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Faisal Farooqui


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My attempts to reach Google India

By: faisal Posted Jul 11, 2008 General 12679 Views

(Updated Jul 11, 2008 10:58 PM)

Earlier this year we decided to explore potential partnership opportunities with some of India's major Internet players including Google.

Saif Hasan, our Director of Communications Extraordinaire, was assigned the task of initiating contact with these companies. Things started to move forward with several within a matter of days. “What’s the status with Google?” I asked. Saif scratched his head and said "Trying to locate a contact there."

A few weeks later and we were ready to ink partnership agreement with seveal of these companies including one which has an exclamation mark in its name. At every juncture I would inquire: “What’s the status with Google?” Saif’s frustrating response reminded me of Birbal’s khichri: "Still trying to locate a contact there, Sir."

When two full months had passed and Saif was still trying to locate the right person at Google, I decided to take the matter into my own hands. Saif revealed that the contact numbers on Google’s website were wrong. When he did uncover a number, receptionists who answered had no clue as to who was in charge of what. The irony that the company that catalogs the World’s Information was clueless about its own body parts was not lost on me.

With a little hesitation I decided I would call Shailesh Rao, head of Google India. I had met Shailesh at an event a few months prior. In addition to exploring the partnership, I thought I would also bring to his attention the chaos any caller into Google India office faces. I doubt it is intended to be that way. It was entirely possible that the big chiefs were so busy solving the big problems that no one bothered to attend to the “simple and obvious” issues.

I started with Google India’s Mumbai office and asked to be connected to Mr. Shailesh Rao. The gentleman who answered spoke only Hindi (kaun mangta hai aap ko?). Sadly, I do not know the Hindi terms for a lot of business departments such as Business Development so I struggled. He ordered me to call Google Hyderabad office. I informed him that the Hyderabad office numbers are wrong on their website. After several frustrating attempts with the Mumbai office, I was finally able to obtain the (correct!) numbers to the Hyderabad office.

That’s when things got really frustrating.

On my eighth attempt a human voice answered the phone. Greeting me with a hurried “hello”, she put me on an indefinite hold. When she did finally return I had finished several lengthy tasks and consumed several cups of tea. I politely asked her to connect me to “Mr. Shailesh Rao, Managing Director, Google India”. “Wait, wait, wait, that’s too fast” her tone implied. “Can you repeat the name?” I did…four more times. Then she informed me she had what amounted to good news-bad news for me.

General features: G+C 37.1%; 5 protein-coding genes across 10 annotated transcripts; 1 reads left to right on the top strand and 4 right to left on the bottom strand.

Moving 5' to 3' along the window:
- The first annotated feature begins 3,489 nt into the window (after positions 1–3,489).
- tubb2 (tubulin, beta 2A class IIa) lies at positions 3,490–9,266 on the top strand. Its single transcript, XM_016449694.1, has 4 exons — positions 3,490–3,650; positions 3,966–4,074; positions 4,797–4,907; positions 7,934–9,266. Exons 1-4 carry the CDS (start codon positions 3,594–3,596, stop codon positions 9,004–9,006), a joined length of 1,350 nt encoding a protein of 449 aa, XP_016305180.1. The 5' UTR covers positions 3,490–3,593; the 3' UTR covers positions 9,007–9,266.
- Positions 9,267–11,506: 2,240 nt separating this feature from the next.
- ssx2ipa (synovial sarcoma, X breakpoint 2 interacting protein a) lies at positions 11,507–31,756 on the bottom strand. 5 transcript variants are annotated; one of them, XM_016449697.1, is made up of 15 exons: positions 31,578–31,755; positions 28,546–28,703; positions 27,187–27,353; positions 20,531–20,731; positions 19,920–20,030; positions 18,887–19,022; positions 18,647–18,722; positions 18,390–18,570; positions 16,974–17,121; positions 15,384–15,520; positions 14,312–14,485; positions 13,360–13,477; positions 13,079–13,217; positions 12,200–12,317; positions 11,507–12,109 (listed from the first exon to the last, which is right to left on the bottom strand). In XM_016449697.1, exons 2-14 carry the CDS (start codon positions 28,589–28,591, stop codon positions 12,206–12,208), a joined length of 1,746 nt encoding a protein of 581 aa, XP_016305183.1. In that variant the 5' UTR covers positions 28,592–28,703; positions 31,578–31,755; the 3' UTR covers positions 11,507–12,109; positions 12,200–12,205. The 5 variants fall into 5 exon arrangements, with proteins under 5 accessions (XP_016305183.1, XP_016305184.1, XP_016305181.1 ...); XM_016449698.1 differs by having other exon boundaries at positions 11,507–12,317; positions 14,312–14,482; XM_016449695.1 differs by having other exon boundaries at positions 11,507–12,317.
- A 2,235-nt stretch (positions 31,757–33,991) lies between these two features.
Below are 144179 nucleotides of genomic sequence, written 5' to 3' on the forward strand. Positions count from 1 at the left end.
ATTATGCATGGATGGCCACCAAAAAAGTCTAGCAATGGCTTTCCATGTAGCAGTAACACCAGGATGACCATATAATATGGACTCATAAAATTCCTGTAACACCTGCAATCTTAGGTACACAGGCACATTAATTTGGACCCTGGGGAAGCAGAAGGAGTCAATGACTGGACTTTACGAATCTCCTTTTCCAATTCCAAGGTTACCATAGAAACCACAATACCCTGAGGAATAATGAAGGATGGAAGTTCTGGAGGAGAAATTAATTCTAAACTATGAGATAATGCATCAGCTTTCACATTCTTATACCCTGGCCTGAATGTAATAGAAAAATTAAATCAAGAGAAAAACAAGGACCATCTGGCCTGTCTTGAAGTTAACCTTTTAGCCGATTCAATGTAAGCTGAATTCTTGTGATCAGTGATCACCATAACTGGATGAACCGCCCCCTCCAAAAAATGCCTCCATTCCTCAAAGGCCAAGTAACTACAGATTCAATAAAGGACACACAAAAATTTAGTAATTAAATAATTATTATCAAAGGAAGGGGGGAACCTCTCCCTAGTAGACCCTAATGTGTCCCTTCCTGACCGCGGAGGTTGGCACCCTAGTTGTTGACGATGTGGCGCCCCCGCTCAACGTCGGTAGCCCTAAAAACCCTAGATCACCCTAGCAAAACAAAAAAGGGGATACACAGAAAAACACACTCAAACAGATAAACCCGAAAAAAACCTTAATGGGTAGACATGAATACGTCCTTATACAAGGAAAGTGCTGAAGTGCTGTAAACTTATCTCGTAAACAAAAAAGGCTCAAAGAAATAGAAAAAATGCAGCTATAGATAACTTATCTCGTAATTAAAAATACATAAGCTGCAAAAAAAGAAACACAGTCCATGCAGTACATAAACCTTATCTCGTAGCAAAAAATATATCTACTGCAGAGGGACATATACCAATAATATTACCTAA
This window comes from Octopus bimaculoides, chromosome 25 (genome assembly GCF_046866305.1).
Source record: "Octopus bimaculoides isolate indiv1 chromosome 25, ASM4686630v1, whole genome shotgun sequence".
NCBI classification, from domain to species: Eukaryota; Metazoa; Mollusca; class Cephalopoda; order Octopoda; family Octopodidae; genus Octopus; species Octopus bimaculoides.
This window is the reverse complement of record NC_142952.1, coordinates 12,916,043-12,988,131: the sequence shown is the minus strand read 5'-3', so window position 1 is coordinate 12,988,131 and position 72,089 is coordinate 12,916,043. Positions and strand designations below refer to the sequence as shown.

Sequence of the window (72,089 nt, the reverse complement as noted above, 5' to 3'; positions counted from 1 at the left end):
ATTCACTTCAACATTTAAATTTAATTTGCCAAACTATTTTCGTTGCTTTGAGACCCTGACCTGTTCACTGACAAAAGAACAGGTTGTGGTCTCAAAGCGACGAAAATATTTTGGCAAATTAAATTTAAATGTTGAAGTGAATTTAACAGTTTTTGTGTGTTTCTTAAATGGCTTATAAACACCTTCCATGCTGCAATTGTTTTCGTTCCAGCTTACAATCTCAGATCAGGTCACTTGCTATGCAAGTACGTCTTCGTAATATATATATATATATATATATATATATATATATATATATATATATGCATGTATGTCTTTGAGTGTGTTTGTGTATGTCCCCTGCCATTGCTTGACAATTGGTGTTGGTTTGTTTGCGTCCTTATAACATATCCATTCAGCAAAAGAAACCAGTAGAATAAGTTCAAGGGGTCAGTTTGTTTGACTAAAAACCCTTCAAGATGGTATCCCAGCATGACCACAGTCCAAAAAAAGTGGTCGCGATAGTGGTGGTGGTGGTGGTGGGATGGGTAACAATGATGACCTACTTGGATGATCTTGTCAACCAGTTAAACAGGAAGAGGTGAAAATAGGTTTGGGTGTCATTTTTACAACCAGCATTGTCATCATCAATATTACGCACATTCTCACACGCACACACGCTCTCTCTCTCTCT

Running a search that took a lot longer than Google’s Search Engine would ever take, she found the name Shailesh Rao in her directory. That was the good news. The bad news was: “ Now, which Shailesh Rao do you want?” Obviously, there’s more than one person with the same name. I was tired. Very tired. Which Shailesh Rao? “The Big Boss, the Sensei, the Sultan, the Chief, the Don” I wanted to scream out. “Head of Google India” I managed to say. "Please call the Gurgaon India office ," she said and gave me their "Gurgaon number." Except, the number had a Delhi area code!

To make a long, tiring story short, I finally reached Google’s Gurgaon office. The phone was answered by a security guard. Look, is there a trend I am missing? Did the phone receptionist and security guard roles merge while I was busy doing other things? If so, will someone attend to cross-training security guards to have the skills of answering calls? Obviously, security guards spend time in the gym building muscles, not polishing their greeting skills.

Anyway, since Shailesh (the right Shailesh) was busy, I spoke with his executive assistant Aditi Dhingra. She was kind and patient as she heard me out.

I get very nervous when I have such experiences. Chaos of this variety is RARELY benign. It is often the signature of bigger problems inside. I am shocked that a company like Google which has executed flawlessly on some of technology's most difficult problems is struggling with such basic issues here in India. Yes, I am daring to criticize Google's Interface today - not the Web interface, the more critical interface it has with us here in India. Wrong phone numbers published on their website? Missing/untrained receptionists? Stone age employee directories? Yeh kya ho raha hai???

A highly successful CEO and a mentor once told me: “Your company’s phone number is like the front of your house. Pay attention to details because people will judge you by their experience at your doorsteps.” I hope Shailesh Rao gets the same message – no, not THAT Shailesh Rao, the other one, the one.

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